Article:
The conundrum of Sandhill Crane management
Each August, thousands of sandhill cranes stop in Creamer’s Field Migratory Waterfowl Refuge to call, feed and rest after migrating from their breeding grounds, and are celebrated by locals and visitors alike. Managing these birds and their habitat to ensure their protection and return next year is a continuous and complicated endeavor.
Cranes rely on habitat in the United States, Canada, Mexico and Russia for breeding, wintering and migration, according to a paper entitled “Geographic Distribution of the Mid-Continent Population of Sandhill Cranes and Related Management Applications“ by Gary L. Krapu.
Due to the mixed dispersion of each population, a management plan must be devised. But just as one migration route will not suffice for Alaska’s sandhill cranes, neither will one management plan.
Migratory birds, including sandhill cranes, are protected by federal law under the Migratory Bird Act. However, migratory birds are more specifically managed depending on what flyway, or path, they migrate in.
The portion of each flyway within the U.S. is managed under documents created by management councils to assist state and federal agencies with the cooperative management of migratory birds, according to pacificflyway.gov. Councils are groups of representatives from game management agencies who provide regulation recommendations to the U.S. Fish and Wildlife Service, according to flyways.us.
Councils join with state, federal and provincial biologists, land management agencies and university students and faculty to create management plans, according to pacificflyway.gov. Biologists from the Central Flyway, Mexico, Russia and Canada also contribute to Pacific Flyway management plans and have created 28 plans to date.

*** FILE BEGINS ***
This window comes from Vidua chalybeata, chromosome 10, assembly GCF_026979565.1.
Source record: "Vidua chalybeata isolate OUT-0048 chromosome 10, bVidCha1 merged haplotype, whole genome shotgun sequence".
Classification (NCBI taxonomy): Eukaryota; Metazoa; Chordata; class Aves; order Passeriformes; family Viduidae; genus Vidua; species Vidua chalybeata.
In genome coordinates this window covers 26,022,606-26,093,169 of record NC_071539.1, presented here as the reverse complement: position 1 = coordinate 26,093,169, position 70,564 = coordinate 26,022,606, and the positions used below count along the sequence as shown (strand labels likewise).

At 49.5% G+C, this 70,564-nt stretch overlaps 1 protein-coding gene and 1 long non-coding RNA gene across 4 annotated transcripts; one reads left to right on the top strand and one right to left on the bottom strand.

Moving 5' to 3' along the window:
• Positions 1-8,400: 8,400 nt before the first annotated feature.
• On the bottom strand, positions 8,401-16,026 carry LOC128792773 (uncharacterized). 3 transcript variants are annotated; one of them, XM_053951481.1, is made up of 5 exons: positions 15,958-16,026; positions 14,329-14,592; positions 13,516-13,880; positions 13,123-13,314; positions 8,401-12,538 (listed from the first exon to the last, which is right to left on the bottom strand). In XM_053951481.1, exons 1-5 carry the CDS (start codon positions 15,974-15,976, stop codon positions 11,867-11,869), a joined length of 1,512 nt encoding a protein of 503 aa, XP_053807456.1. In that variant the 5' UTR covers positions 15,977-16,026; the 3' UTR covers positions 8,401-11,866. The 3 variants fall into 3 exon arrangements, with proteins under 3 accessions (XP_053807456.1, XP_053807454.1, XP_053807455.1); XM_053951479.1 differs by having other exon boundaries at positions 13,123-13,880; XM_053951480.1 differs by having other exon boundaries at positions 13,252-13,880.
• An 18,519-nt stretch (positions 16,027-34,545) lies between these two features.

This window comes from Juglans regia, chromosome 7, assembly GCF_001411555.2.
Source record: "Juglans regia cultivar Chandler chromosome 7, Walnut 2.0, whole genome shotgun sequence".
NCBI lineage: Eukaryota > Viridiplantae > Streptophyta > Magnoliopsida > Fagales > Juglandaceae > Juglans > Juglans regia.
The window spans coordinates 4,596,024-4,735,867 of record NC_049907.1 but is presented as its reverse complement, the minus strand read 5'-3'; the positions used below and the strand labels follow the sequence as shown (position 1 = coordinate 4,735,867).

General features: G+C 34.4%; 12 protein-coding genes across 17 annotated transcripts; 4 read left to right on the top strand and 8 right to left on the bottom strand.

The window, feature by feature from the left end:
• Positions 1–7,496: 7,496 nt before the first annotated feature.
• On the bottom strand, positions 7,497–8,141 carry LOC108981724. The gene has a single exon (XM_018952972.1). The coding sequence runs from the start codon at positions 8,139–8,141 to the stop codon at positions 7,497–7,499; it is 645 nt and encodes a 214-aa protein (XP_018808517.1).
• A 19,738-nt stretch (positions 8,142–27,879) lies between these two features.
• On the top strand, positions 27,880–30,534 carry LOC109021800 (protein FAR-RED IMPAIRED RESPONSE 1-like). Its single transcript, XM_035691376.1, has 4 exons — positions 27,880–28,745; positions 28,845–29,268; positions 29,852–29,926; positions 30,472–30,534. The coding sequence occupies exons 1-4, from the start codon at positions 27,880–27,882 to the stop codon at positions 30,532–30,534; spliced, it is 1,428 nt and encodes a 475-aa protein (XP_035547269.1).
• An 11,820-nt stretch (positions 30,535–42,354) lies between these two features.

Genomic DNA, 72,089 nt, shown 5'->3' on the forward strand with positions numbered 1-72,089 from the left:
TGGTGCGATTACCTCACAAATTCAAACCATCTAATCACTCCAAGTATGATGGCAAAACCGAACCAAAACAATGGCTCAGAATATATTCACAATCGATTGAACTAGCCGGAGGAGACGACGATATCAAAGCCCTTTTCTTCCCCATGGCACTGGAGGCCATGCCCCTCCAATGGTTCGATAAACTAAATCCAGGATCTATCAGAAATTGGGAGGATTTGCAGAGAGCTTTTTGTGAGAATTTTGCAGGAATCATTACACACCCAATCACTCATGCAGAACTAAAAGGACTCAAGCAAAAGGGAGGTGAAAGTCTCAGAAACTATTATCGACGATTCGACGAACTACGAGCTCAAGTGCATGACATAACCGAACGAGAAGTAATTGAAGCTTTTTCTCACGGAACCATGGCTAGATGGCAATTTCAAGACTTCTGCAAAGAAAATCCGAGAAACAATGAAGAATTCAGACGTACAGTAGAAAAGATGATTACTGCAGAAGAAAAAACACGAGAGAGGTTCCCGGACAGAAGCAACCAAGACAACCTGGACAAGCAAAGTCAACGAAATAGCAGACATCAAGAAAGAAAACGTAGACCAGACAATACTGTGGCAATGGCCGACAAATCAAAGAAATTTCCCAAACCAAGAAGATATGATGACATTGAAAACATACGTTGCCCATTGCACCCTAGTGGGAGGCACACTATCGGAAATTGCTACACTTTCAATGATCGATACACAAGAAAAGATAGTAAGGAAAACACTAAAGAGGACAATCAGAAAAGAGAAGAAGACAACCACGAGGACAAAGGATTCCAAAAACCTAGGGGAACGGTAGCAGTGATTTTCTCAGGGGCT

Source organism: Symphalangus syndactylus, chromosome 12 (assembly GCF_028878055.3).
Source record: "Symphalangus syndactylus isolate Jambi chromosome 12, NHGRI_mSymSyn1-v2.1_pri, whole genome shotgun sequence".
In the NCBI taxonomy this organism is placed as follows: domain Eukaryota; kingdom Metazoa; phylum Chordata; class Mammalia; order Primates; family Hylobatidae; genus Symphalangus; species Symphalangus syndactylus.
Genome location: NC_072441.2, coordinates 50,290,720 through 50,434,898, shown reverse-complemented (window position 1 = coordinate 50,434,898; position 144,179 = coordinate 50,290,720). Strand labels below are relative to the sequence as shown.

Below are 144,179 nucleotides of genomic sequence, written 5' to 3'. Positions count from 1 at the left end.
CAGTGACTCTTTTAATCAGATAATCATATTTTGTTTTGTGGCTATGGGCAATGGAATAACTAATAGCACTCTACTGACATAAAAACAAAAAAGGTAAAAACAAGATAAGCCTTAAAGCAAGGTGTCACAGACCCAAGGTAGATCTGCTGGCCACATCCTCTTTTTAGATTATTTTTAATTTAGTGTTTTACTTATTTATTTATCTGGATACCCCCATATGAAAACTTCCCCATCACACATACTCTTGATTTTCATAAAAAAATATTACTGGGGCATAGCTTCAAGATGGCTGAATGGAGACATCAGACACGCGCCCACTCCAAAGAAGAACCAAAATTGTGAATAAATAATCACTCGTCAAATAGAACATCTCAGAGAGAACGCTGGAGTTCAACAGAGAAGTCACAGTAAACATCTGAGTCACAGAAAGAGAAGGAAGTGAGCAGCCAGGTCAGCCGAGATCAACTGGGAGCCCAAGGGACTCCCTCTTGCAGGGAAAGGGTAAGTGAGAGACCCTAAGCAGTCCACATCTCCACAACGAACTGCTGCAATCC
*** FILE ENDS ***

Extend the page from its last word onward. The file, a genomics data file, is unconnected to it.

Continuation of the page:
With such a variety of citizens, agencies and budgets jointly involved in the creation of management plans, the partners within each flyway, together, must reach agreements when devising efficient and sustainable management plans.
A variety of professional opinions, backgrounds and research will contribute new insight and knowledge to the plan that partners may not have thought of individually. Citizens living and recreating within the flyway can say what they enjoy most about having access to and using the migratory bird resource and influence management decisions through their support of passive or intensive management. Furthermore, researchers from different fields can collaborate and present their individual data collections to paint a better picture of what is actually happening with the land migrating birds’ use and the birds themselves.
However, because management plans allow for multiple land and species uses, diverse opinions can lead to confusions and conflicts of interest.
Borealis Kiwanis, a community service organization, spreads barley over the Creamer’s Field waterfowl viewing field and made seven ponds to encourage waterfowl to stay throughout the summer.
Sandhill Crane Pond, an additional habitat, was made in 1989 in agreement with the Fairbanks International Airport. The outer fields and Sandhill Crane Pond is managed with the goals of habitat protection, deterring bird harassment and activities including dog training, falconry and bowhunting and “will be closed to all public access during fall migration in September,” according to the Creamer’s Field Migratory Waterfowl Refuge Interim Management Plan of 1993.
These actions will help ensure migrating birds like sandhill cranes, who can fly up to 400 miles in a single day, according to nature.org, have reliable wetland habitat they need for resting, refueling and breeding. These actions keep birds away from the airport. At least 41 bird strikes have damaged Alaska aircraft already, according to an article entitled “Policing the bird highway in Alaska skies” by Alex Bosworth. Additionally, the Federal Aviation Administration reports that bird strikes to aircraft total up to $957 million each year.
Eielson Air Force Base and airports employ different strategies to prevent bird strikes, including habitat modification such as removing plant cover and standing water, which make the base less desirable as a recovery and nesting habitat. They also employ noise making from propane cannons and lethal take, although killing birds is a last resort.
Management complexities will not go away anytime soon and complexity compounded with climate change and growing population and resource use calls to question what humans can do for land management. Interested parties can read about the requirements of different species and the way they are managed so they can make stronger decisions when making lifestyle choices.